The distal radioulnar joint is the lower of two articulations between the radius and ulna bones in the human forearm. As the radius and ulna run parallel, they meet where each bone broadens at its topmost and bottommost point — just below the elbow and just above the wrist, respectively. The upper junction is known as the proximal radioulnar joint, while the lower junction is known as the distal radioulnar joint, with distal referring to the structure farthest from the trunk of the body. Both articulations are referred to as a pivot joint, a type of synovial joint in which the articulating surfaces of the adjacent bones rotate past each other. Therefore, the specific movement allowed by the distal joint is pronation, or rotation of the forearm palm-down.
To understand the function of a pivot joint, one must first be familiar with its structure. A pivot joint is made up of a cylindrical bone — in this case the head of the ulna, which is shaped like the end of a baton — pressed up against another bone that has an attaching ring of ligament encircling the first bone. The proximal radioulnar joint features an actual ligament ring attached to the ulna, the annular ligament, through which the radius bone slips like a finger through a ring, and within this ring the bone can rotate either direction. As the rotation occurring at the distal radioulnar joint is a slightly different movement, however, the distal articulation is structured somewhat differently.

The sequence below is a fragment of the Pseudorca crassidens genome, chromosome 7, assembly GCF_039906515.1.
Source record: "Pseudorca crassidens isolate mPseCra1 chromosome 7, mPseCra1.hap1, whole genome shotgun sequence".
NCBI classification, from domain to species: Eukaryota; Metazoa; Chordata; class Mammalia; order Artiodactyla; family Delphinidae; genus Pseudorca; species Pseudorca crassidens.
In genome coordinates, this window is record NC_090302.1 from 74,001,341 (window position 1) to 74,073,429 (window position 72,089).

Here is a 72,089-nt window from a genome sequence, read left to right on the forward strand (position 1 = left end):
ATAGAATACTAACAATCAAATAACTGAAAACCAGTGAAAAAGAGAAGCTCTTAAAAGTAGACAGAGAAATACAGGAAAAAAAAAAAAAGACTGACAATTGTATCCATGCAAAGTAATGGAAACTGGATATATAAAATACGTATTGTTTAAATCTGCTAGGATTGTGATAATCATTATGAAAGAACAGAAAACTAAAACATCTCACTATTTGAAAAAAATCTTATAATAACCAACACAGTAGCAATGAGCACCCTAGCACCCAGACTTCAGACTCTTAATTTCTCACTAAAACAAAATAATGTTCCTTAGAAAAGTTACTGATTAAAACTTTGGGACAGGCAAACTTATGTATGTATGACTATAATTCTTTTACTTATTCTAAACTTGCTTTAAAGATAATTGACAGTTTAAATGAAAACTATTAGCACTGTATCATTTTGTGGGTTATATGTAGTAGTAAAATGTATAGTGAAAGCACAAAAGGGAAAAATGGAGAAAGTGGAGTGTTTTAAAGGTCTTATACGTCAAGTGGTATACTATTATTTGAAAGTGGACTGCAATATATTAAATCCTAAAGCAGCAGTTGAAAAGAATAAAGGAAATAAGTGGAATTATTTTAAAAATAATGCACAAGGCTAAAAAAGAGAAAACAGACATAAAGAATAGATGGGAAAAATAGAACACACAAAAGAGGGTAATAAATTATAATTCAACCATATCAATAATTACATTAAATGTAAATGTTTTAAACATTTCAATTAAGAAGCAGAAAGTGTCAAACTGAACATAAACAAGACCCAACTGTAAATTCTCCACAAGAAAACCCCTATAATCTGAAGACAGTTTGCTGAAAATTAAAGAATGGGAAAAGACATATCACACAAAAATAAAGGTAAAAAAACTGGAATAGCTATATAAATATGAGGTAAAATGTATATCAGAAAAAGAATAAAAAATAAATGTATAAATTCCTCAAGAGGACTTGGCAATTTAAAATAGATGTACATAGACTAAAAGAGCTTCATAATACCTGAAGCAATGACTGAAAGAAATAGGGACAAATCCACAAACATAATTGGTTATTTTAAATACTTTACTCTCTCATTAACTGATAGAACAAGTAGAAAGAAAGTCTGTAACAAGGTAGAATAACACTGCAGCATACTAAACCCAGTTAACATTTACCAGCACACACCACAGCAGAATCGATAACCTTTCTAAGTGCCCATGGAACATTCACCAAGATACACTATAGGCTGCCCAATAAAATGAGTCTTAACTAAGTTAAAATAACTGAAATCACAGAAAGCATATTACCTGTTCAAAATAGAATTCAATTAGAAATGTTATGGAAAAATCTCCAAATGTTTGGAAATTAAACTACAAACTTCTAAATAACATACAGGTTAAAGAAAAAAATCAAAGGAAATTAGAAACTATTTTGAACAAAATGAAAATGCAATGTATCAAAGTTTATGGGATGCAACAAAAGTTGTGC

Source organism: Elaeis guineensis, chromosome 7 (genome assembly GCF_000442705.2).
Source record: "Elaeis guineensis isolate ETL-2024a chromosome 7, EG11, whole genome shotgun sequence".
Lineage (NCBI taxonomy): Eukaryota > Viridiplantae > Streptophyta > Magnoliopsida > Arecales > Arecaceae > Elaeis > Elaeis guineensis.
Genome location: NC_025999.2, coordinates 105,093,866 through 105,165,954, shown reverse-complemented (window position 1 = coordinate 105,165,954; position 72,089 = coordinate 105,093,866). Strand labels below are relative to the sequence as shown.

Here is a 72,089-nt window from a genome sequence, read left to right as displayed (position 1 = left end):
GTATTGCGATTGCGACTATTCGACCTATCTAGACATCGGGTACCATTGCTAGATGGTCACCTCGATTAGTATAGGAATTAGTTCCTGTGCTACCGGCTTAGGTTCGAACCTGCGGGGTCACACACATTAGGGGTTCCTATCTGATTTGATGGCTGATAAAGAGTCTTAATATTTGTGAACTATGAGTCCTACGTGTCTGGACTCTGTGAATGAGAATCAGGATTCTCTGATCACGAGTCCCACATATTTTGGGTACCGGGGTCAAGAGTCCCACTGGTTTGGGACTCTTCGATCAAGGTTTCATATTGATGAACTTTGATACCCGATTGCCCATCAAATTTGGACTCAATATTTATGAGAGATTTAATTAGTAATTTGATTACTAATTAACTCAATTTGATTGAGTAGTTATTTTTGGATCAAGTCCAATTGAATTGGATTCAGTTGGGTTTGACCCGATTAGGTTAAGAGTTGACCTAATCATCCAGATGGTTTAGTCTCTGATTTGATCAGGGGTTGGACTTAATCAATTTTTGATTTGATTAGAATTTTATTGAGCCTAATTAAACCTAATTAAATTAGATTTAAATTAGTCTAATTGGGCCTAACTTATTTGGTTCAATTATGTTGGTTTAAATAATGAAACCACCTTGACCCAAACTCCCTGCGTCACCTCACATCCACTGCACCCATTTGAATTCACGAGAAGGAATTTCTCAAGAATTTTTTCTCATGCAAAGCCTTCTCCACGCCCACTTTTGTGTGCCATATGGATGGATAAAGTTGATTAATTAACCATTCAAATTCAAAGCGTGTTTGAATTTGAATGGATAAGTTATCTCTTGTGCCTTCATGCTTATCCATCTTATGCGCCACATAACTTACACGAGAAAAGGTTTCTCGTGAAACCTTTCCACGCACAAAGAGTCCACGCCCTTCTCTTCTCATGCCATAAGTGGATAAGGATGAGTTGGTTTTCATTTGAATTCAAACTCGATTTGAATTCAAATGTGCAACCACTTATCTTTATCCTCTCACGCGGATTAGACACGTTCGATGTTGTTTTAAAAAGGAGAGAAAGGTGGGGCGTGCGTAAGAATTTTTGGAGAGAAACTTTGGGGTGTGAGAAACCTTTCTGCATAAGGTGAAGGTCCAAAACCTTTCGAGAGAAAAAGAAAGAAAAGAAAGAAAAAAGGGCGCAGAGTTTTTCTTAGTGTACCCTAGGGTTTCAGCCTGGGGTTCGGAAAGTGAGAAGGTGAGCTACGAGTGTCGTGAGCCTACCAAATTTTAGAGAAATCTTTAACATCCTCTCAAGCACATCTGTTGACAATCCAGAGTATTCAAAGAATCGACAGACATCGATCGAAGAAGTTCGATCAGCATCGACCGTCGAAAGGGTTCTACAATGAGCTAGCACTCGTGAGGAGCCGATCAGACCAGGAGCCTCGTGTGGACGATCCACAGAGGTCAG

At the lower articulation of the radius and ulna, just above the wrist, the adjoining surfaces are the opposite of those on the proximal joint: the cylindrical head of the ulna, as opposed to that of the radius, articulates with a structure on the bottom of the radius called the ulnar notch. In this case the two are held together not by a ring-shaped ligament but by the volar and dorsal radioulnar ligaments, horizontal ligaments that connect the anterior and posterior aspects of the bones, respectively. The structure of the distal radioulnar joint allows for a palm-down rotation, or pronation.
During pronation, the pronator teres and pronator quadratus muscles, which are found in the forearm and which attach to the lateral or outside surface of the radius on the thumb side of the arm, contract and pull inward on the bone. This causes the radius to rotate past the ulna anteriorly, or to its front side, so that the two bones form an X. As the muscles relax, the bones rotate past each other again at the distal radioulnar joint and return to their neutral, parallel position.